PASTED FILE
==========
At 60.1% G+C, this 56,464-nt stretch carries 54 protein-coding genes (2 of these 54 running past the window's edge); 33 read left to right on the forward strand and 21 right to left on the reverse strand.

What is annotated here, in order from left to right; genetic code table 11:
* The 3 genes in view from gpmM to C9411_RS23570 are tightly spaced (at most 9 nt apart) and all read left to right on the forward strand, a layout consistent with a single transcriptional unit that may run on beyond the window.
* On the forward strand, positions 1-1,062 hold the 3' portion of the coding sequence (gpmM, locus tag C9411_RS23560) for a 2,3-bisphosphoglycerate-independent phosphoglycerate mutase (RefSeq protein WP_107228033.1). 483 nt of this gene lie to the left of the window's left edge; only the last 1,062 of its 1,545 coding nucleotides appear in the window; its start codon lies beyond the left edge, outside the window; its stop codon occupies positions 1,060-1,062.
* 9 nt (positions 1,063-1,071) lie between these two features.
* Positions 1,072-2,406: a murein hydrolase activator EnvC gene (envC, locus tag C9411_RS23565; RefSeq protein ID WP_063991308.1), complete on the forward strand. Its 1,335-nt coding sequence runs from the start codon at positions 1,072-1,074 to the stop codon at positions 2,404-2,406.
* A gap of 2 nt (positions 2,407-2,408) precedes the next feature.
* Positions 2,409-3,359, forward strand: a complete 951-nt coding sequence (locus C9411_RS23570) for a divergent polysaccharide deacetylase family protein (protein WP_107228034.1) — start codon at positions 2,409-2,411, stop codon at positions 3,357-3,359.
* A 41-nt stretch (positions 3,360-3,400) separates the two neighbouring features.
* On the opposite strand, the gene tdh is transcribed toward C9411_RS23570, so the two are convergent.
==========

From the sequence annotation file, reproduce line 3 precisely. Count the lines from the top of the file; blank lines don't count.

* The 3 genes in view from gpmM to C9411_RS23570 are tightly spaced (at most 9 nt apart) and all read left to right on the forward strand, a layout consistent with a single transcriptional unit that may run on beyond the window.